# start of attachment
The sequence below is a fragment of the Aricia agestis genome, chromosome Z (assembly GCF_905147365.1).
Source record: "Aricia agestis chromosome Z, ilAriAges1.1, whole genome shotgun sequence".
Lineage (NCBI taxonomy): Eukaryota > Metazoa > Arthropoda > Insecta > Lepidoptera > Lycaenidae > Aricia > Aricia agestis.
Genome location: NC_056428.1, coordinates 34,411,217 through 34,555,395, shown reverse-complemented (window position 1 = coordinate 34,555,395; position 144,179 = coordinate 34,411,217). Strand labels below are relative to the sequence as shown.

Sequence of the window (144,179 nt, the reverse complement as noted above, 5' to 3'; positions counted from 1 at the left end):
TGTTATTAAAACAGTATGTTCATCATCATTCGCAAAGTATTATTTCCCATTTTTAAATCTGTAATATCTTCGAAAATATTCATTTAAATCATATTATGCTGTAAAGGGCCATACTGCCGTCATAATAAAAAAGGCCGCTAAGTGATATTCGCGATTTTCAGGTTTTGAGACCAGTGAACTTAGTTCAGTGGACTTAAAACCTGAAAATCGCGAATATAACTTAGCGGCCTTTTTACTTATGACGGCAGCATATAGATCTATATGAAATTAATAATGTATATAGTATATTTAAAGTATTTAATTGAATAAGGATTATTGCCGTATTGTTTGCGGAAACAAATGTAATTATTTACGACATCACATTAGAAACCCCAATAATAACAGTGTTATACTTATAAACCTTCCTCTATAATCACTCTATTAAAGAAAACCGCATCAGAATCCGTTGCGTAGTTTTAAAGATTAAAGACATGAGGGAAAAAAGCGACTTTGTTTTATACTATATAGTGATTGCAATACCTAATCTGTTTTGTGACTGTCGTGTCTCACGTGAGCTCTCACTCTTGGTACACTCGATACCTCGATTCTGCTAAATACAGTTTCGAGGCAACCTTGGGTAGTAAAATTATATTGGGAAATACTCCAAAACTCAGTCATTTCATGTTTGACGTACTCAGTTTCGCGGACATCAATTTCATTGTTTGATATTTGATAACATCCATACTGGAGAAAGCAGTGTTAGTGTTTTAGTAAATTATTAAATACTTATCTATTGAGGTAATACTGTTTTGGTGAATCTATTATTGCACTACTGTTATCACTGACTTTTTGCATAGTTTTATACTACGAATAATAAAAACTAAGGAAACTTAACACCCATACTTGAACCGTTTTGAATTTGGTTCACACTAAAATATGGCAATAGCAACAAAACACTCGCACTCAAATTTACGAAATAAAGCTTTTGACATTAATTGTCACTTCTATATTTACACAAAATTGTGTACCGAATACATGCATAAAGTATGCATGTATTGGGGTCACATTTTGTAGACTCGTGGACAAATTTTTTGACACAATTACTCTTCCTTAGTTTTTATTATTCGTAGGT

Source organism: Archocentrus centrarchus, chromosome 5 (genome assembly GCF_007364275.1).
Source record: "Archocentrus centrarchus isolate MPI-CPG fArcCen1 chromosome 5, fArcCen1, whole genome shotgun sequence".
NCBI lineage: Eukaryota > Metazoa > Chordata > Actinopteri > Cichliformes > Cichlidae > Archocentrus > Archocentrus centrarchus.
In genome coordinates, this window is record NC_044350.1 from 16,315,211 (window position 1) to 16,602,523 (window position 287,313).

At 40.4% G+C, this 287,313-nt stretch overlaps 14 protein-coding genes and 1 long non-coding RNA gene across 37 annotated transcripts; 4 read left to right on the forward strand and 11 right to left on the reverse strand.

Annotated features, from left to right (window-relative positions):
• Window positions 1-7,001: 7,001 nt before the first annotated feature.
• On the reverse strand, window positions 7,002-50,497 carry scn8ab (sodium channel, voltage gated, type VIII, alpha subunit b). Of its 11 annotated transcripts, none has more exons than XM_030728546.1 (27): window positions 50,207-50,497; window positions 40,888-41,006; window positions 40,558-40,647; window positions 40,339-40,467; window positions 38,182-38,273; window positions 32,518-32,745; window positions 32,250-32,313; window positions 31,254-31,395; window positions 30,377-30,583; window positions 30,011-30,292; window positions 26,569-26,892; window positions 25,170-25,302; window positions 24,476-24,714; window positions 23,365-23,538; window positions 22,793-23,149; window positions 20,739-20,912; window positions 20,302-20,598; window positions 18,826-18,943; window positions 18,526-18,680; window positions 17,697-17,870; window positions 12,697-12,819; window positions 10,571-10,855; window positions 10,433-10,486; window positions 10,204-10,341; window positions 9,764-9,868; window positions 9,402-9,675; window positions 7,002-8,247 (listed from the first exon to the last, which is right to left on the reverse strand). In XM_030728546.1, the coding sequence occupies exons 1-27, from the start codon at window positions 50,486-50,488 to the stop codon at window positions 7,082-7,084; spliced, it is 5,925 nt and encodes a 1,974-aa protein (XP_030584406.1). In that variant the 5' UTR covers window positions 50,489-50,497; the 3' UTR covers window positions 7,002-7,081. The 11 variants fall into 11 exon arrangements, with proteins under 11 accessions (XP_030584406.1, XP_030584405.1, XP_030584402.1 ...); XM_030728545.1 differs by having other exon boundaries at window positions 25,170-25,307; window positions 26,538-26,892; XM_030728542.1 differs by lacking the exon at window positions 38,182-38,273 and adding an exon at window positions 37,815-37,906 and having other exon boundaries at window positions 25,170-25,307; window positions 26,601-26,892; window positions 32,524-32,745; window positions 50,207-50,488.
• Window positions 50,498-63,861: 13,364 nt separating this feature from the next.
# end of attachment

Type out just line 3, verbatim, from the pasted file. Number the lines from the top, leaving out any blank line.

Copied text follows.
Lineage (NCBI taxonomy): Eukaryota > Metazoa > Arthropoda > Insecta > Lepidoptera > Lycaenidae > Aricia > Aricia agestis.